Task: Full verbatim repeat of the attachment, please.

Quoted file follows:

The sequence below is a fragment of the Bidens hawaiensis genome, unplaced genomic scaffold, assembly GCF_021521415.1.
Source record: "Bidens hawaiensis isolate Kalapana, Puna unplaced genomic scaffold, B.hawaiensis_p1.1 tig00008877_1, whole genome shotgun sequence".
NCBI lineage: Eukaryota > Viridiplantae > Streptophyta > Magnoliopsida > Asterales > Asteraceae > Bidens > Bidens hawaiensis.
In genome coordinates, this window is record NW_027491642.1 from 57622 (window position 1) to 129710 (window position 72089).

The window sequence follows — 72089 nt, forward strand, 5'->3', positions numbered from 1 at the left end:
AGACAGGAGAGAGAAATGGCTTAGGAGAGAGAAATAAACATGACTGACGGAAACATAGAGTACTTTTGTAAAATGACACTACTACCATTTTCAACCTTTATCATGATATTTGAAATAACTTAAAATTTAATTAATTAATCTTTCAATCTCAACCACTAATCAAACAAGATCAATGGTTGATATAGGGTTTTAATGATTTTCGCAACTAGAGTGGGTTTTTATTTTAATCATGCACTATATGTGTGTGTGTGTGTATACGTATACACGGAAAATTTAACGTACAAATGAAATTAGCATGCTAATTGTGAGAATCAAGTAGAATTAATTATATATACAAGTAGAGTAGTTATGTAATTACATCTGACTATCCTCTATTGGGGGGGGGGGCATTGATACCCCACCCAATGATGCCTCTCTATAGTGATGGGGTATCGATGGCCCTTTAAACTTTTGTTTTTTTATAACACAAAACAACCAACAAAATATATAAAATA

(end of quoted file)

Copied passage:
The sequence below is a fragment of the Bidens hawaiensis genome, unplaced genomic scaffold, assembly GCF_021521415.1.
Source record: "Bidens hawaiensis isolate Kalapana, Puna unplaced genomic scaffold, B.hawaiensis_p1.1 tig00008877_1, whole genome shotgun sequence".
NCBI lineage: Eukaryota > Viridiplantae > Streptophyta > Magnoliopsida > Asterales > Asteraceae > Bidens > Bidens hawaiensis.
In genome coordinates, this window is record NW_027491642.1 from 57622 (window position 1) to 129710 (window position 72089).

The window sequence follows — 72089 nt, forward strand, 5'->3', positions numbered from 1 at the left end:
AGACAGGAGAGAGAAATGGCTTAGGAGAGAGAAATAAACATGACTGACGGAAACATAGAGTACTTTTGTAAAATGACACTACTACCATTTTCAACCTTTATCATGATATTTGAAATAACTTAAAATTTAATTAATTAATCTTTCAATCTCAACCACTAATCAAACAAGATCAATGGTTGATATAGGGTTTTAATGATTTTCGCAACTAGAGTGGGTTTTTATTTTAATCATGCACTATATGTGTGTGTGTGTGTATACGTATACACGGAAAATTTAACGTACAAATGAAATTAGCATGCTAATTGTGAGAATCAAGTAGAATTAATTATATATACAAGTAGAGTAGTTATGTAATTACATCTGACTATCCTCTATTGGGGGGGGGGGCATTGATACCCCACCCAATGATGCCTCTCTATAGTGATGGGGTATCGATGGCCCTTTAAACTTTTGTTTTTTTATAACACAAAACAACCAACAAAATATATAAAATA